<p>I teach free art classes to the general public and these instructions were easy to follow and it keeps in line with the theme of our mission that all things are recyclable. Thank you for your posting. :)</p>
Hi there . I interested in learning this crafty thing . have few queries . can you help me learn it online . many thanks
<p>hello,roy </p><p>i am komal here.i read your message ..u teach free art classes on online?</p><p>because i am interesting if u want to teach me...</p>
I wish to make newspaper basket.<br>I want to know each and every detail of it...<br>plsss help me out
<p>it is my hobby to make crafts with recycled material :) </p>
<p>it is my hobby to make crafts with recycled material :) </p>
<p>it is my hobby to make crafts with recycled material :) </p>
<p>it is my hobby to make crafts with recycled material :) </p>
<p>Does anybody know where I can get the instructions to weave a ladybug out of paper tubes?</p>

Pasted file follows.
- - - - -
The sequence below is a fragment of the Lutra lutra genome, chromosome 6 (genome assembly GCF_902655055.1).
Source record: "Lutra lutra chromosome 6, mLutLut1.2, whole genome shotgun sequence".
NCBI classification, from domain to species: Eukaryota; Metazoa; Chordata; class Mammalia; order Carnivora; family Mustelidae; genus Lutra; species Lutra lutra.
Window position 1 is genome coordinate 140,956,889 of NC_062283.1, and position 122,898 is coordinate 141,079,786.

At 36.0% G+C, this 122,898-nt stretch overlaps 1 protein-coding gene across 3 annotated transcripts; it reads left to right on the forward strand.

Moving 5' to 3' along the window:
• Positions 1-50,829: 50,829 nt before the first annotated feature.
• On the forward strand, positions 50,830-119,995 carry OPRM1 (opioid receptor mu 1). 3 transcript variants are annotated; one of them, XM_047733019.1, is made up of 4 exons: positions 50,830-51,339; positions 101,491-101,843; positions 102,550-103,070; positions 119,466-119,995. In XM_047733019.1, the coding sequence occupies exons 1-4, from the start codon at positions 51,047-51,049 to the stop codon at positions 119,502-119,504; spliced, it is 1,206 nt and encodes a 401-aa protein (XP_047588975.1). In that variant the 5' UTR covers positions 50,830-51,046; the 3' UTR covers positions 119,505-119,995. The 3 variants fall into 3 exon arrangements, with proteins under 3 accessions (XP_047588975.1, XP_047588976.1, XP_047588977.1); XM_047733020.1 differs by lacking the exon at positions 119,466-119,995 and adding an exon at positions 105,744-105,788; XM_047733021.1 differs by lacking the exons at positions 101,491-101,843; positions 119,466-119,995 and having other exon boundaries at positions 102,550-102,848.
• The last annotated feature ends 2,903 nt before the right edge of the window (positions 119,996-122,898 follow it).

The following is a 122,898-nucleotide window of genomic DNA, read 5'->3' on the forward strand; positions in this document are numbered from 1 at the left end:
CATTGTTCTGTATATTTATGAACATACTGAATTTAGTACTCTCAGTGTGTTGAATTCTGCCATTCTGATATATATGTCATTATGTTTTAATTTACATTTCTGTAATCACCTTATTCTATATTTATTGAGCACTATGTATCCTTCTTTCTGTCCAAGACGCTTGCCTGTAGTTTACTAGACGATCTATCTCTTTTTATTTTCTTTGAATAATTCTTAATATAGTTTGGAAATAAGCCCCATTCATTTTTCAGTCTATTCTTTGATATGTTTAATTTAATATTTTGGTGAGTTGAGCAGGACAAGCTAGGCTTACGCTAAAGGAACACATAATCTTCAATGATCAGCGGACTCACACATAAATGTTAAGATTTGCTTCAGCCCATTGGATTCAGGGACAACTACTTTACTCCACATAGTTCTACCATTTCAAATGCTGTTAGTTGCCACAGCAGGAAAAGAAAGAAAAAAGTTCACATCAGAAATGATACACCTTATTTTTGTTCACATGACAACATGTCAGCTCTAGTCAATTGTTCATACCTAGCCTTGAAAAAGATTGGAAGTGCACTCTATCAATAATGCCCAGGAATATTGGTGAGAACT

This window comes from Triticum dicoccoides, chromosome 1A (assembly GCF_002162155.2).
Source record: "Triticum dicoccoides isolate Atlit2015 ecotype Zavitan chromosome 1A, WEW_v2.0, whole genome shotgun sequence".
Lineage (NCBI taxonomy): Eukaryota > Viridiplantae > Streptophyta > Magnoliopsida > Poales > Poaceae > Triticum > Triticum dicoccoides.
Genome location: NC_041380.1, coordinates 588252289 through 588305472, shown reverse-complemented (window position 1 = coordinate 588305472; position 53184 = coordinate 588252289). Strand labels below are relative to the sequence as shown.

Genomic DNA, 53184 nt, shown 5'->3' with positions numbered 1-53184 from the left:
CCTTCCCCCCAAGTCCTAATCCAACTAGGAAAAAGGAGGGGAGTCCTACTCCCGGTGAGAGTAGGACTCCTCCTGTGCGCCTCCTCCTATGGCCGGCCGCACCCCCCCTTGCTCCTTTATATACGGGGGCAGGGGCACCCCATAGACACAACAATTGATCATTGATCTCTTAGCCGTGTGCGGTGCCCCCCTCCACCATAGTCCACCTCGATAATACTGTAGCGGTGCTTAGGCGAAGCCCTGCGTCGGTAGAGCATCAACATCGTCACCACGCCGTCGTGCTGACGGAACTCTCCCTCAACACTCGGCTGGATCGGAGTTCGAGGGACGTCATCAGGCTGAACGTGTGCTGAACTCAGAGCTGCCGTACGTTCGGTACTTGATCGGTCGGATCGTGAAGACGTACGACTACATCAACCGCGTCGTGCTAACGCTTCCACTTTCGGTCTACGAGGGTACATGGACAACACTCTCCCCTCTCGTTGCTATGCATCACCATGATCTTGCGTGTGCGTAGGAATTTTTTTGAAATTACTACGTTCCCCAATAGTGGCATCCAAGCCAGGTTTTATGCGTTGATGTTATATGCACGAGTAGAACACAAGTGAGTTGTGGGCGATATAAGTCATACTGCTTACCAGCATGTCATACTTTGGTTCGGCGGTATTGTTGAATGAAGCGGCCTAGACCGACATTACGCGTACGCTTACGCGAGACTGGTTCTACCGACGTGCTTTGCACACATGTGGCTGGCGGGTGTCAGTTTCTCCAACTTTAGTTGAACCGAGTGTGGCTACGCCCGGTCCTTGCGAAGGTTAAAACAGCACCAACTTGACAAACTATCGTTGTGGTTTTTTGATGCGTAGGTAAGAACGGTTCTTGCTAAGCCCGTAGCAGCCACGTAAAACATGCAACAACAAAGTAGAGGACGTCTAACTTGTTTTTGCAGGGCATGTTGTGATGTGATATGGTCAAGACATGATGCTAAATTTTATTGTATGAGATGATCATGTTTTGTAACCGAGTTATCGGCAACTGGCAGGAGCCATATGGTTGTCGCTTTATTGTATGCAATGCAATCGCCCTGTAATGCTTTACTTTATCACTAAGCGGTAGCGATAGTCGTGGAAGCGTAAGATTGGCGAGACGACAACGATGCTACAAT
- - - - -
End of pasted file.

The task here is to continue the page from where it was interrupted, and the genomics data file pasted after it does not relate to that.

<p>Excellent stuff. Much homemade craft stuff often, with the best will, looks just that, but these look very professional. Such patience. You're in good company, too. Lloyd Loom furniture that graced 1930s (and on) homes, hotels, and liners, was made using paper wrapped around wire. It looked just like cane, and when I was first told that it wasn't I didn't believe it. I did wonder why some items were so heavy, though. Using till rolls is close to their method. Rather than individual sheets, the paper was spiral-wrapped around the wire producing lengths suitable for commercial production. Don't know if they used glue during the wrapping process, but over the years I only came across a few items that showed signs of unwrapping. As for your till rolls, it would be easier spiral-wrapping the paper around a central core, such as wire, than not. Using metal coathanger wire wrapped in that way for uprights would certainly increase strength - don't know how you'd fix them to the base, though. (The London firm's still going, by the way, and antique items don't come cheap.) Sorry about the history lesson, it's just interesting... to me, anyway. I'd like to see some done with ordinary B&amp;W newsprint, or sheet music. Nice one.</p>